By Jennifer Copley (Last Updated 1 September 2011)
Batting at things or tackling moving objects is normal behaviour in cats. If your cat pounces on you or other members of the household, she may simply be bored and require more interactive playtime. However, unprovoked hissing, growling, scratching, and biting can indicate a problem.
Causes of Aggression in Cats
Cats may be aggressive because they were not properly socialized as kittens or because they have been mistreated. Some cats are aggressive because they have inherited the tendency from a parent, and sometimes people train their cats to be aggressive without realizing it. Encouraging a kitten to pounce on your feet and bite your toes or tackle your wiggling hands may be cute, but when an adult cat does this, someone might end up in hospital with an infected bite wound.
Cats may also become aggressive as a result of pain or anxiety. It is important to bring your cat in for a veterinary check-up to rule out any medical problems before attempting other treatments for aggression, particularly if a formerly mellow cat has suddenly become aggressive.
Aggression Toward Other Animals
Aggression toward smaller animals is a natural hunting behaviour, and it is unreasonable to expect cats to curtail these tendencies. If you don’t want your cat to catch birds and mice, putting a noisy bell on her collar will ensure that she rarely has a successful hunt.
Aggression toward larger animals is also natural. Cats are highly territorial, both toward their own species and animals of other species. Also, dogs are natural predators of cats in the wild, and many cats retain the instinct to defend themselves aggressively. This defense instinct may also be applied to people. If you have a cat that is attacking other pets or people in your home, there are treatment options available.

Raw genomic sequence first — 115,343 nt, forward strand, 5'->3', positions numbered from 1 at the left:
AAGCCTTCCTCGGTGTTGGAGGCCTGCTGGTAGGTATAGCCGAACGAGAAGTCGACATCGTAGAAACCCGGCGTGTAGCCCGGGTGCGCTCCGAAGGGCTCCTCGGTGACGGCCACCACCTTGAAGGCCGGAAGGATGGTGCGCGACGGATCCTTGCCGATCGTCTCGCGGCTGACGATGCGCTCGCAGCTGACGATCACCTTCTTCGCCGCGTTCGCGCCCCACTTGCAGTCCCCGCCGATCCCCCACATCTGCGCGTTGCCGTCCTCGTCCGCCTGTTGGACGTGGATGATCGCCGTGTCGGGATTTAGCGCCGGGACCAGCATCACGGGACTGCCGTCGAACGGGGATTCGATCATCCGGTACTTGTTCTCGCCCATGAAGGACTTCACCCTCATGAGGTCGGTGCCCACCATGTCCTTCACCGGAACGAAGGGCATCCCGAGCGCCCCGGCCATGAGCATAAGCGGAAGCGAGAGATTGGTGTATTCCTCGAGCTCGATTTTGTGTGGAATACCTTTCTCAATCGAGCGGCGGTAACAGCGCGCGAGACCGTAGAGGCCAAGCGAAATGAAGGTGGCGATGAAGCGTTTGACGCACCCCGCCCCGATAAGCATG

Treatments for Feline Aggression: Desensitization, Conditioning, Reinforcement, and Medication
There are strategies that can be used to help new pets grow comfortable with resident pets and vice versa. These include desensitization, which means allowing the two animals to gradually become accustomed first to one another’s scent and then to the sight of one another. This can be done by feeding two cats on either side of a closed door or confining a dog with a baby gate to one portion of the house until the two animals are comfortable in each other’s presence.
Conditioning involves associating one thing with another. For example, if you provide her favourite food whenever your aggressive cat is in the same room as the animal or person to whom she is showing aggression, she may come to associate the presence of that individual with the positive experience of good food. When using this strategy, it is important to ensure that other people and animals keep a respectful distance and don’t bother the cat while she is eating.
Reinforcement involves providing rewards, which can be anything from verbal praise to pats to treats, when the cat curbs her aggressive response. When the cat is in the room with the person or animal that provokes her hostility, you can first calm her down by patting her and speaking in a soothing voice, and then offer the reward when she is behaving calmly.
There are a number of medications used to treat anxiety and aggression in cats, including tricyclic antidepressants, selective serotonin reuptake inhibitors (SSRIs), and benzodiazepines. These medications can also be used to treat other anxiety-induced behaviours, such as pulling out fur. However, they should only be used as a last resort, as they can have side effects and cats may become addicted to benzodiazepines. Medication is usually only used for a few months, though in some cases it is required for more than a year.
Punishment, which can be physical or verbal, actually increases fear and aggression in cats, and should be avoided. A cat that is punished in the presence of the animal or person to whom she shows aggression will associate that individual with negative experience and the hostility will be exacerbated. If your cat is scratching or biting, you can grab her gently by the scruff of the neck to pull her away and say “no,” but anything more forceful, such as hitting or shouting, will likely increase her aggression rather than diminish it.
Consult a Veterinarian
Before implementing treatment for aggression, consult a veterinarian. Specific medical issues may be contributing to your cat’s aggression, so it is important to speak to a professional in order to develop the most effective treatment strategy.
For more cat articles, see the main Cats page.
- Merck & Co., Inc., Eds. Cynthia M. Kahn, BA, MA & Scott Line, DVM, PhD, Dipl ACVB. (2007). The Merck/Merial Manual for Pet Health, Home Edition.
- Whiteley, E., Dr. (2008). “How to Solve Cat Behaviour Problems.” HowStuffWorks.com.